Assessing the potential of C1 enzymes in Limosilactobacillus reuteri towards catalyzing C2 substrates

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Kemian tekniikan korkeakoulu | Master's thesis
Biosystems and Biomaterials Engineering
Degree programme
Master’s Programme in Life Science Technologies
65 + 1
The population of the world is at a constant growth demanding more energy and fuel than ever before. To stop the dreaded effects global warming poses to the planet, novel innovations for ecological solutions are more important than ever. Methanogenic archaea have the ability to convert CO2 to methane, which can be used for fuel. This could be a promising solution for fuel production and a very promising candidate for green innovations. However, ethane, which is similar to methane, would serve as a better option for fuel. Ethane has higher energy density and it is both easily liquefied and stored compared to methane. To have archaea produce ethane instead of methane, a full understanding of methanogenesis is required. One proposed hypothesis is that the enzymes are promiscuous, meaning that they can work with more than one substrate. Enzyme substrate promiscuity for C2 com- pounds was proposed in the one carbon pool by folate in Limosilactobacillus reuteri. Therefore the aim of this thesis is to improve on the metabolite study performed earlier by an enzymatic study of promiscuity in L. reuteri. If enzyme substrate promiscuity was proven in the folate cycle, it could possibly shed some light on the enzyme substrate promiscuity of methanogenesis pathway in archaea. The experimental part consisted of producing enzymes and testing their activity with UV spectrometry. Three enzymes from the folate cycle were chosen from which only two corresponding genes were found in the genome of L. reuteri (folD and fhs). The two genes were heterologously expressed and purified in Escherichia coli. To test promiscuity an enzyme assay was designed and the activity was measured with C1 and C2 substrates. However, the enzymes showed no activity in the assays for neither substrate. Therefore, no conclusions about enzyme substrate promiscuity could be drawn from this enzymatic study. However, the successful production of the L. reuteri enzymes was presented and therefore, this thesis lays out a good basis for the continuation of enzyme substrate promiscuity studies in L. reuteri.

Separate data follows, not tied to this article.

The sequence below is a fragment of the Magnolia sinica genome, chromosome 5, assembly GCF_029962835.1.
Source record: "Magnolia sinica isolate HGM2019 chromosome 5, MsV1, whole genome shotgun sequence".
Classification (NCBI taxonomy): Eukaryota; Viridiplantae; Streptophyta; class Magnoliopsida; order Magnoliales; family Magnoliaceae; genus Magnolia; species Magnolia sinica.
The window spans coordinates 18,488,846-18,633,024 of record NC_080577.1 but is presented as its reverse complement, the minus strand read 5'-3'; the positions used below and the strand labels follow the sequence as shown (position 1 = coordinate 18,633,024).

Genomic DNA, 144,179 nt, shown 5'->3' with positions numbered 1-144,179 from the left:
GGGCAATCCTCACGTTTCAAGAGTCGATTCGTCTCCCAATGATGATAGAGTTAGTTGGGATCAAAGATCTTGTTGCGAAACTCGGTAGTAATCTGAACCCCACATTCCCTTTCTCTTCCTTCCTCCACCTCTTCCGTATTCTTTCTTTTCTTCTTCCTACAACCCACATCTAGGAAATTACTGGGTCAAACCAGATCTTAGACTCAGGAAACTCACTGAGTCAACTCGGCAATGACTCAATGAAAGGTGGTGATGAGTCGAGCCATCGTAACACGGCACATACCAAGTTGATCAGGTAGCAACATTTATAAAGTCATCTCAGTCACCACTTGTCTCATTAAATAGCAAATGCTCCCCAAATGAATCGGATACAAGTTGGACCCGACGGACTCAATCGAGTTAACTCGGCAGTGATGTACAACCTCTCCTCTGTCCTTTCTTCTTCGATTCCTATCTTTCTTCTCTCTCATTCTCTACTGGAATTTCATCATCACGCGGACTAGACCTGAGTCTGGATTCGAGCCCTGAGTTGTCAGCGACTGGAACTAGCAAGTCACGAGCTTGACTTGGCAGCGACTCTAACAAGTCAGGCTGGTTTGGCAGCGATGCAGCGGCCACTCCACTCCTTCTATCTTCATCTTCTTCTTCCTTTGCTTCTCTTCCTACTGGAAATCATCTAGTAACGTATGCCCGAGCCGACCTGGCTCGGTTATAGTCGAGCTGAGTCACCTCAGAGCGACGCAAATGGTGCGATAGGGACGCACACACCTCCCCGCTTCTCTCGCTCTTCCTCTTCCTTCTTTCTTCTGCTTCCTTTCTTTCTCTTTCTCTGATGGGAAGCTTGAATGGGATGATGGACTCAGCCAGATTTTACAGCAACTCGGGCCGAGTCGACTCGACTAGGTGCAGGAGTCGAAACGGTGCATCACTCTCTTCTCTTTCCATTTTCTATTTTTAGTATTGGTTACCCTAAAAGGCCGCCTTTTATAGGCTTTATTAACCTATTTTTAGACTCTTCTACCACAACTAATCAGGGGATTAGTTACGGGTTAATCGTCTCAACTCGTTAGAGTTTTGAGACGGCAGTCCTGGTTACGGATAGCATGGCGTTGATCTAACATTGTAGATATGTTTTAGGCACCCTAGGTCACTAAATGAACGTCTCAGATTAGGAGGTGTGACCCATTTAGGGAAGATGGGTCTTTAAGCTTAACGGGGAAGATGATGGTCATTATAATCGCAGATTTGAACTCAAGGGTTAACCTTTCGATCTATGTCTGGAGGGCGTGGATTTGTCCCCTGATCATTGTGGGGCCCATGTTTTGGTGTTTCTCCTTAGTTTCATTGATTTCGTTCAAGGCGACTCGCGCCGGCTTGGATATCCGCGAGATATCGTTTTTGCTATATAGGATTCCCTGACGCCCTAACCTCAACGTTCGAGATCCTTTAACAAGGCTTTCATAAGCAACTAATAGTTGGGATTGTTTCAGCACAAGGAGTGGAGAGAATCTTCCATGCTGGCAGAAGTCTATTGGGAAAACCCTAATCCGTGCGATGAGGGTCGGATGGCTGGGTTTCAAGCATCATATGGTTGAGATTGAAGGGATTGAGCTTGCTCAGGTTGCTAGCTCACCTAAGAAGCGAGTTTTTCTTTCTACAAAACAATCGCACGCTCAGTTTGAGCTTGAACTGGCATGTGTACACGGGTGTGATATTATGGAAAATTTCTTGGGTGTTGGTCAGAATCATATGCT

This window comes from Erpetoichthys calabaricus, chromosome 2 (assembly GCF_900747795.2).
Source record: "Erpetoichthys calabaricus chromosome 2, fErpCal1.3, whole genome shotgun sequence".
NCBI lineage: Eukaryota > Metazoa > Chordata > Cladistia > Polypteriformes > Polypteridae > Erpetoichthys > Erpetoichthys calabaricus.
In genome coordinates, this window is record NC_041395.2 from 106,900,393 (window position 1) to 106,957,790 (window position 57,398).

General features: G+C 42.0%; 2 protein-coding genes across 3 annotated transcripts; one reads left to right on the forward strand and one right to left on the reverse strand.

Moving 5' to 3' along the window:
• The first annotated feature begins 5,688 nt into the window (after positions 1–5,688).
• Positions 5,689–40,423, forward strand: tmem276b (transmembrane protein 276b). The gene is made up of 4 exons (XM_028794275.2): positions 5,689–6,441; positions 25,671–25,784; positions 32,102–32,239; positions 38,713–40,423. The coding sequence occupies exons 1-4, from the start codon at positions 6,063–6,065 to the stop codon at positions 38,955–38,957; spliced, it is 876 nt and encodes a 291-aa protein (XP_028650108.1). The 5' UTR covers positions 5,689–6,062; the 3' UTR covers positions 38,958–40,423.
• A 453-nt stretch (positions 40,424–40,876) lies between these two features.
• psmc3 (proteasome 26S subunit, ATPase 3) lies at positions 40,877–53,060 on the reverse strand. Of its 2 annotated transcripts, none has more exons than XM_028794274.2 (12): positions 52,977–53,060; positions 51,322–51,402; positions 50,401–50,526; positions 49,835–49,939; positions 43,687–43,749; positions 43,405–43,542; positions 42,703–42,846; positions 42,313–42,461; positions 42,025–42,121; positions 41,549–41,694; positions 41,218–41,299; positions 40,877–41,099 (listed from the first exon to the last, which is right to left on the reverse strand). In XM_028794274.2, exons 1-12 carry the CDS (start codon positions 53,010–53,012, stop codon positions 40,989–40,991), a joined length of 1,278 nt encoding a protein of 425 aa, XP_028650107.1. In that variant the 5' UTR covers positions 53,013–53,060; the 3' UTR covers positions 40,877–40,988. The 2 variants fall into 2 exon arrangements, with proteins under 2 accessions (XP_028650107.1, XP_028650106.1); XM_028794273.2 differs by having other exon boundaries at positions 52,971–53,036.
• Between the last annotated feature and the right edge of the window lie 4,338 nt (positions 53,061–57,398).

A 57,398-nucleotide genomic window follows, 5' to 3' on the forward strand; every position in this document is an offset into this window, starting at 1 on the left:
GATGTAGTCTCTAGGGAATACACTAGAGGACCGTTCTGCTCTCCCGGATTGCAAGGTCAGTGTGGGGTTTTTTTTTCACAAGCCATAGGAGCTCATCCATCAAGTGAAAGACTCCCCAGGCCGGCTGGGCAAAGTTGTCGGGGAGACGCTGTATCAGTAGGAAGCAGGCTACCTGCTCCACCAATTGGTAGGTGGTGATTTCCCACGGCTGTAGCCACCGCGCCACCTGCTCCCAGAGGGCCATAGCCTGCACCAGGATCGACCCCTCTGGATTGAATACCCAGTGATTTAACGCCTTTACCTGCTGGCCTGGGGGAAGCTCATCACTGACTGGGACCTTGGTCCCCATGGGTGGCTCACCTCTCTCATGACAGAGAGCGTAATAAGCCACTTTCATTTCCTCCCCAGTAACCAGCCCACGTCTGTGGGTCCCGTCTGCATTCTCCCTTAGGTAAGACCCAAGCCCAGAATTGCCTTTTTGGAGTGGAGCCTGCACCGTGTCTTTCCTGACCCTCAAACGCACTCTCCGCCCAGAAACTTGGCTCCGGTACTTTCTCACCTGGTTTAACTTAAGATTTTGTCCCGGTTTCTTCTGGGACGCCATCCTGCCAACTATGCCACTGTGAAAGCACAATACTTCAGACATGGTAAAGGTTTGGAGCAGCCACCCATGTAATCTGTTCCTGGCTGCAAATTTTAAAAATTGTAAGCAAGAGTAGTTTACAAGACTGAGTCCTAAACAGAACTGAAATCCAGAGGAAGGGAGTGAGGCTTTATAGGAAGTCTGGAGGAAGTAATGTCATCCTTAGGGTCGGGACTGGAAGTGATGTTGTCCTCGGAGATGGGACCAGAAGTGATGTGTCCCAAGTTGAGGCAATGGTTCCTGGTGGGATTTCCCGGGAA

Scheller, Silvan
Thesis advisor
Laird, Maxime
enzyme substrate promiscuity, two-carbon metabolism, CO2–fixation, Limosilactobacillus reuteri
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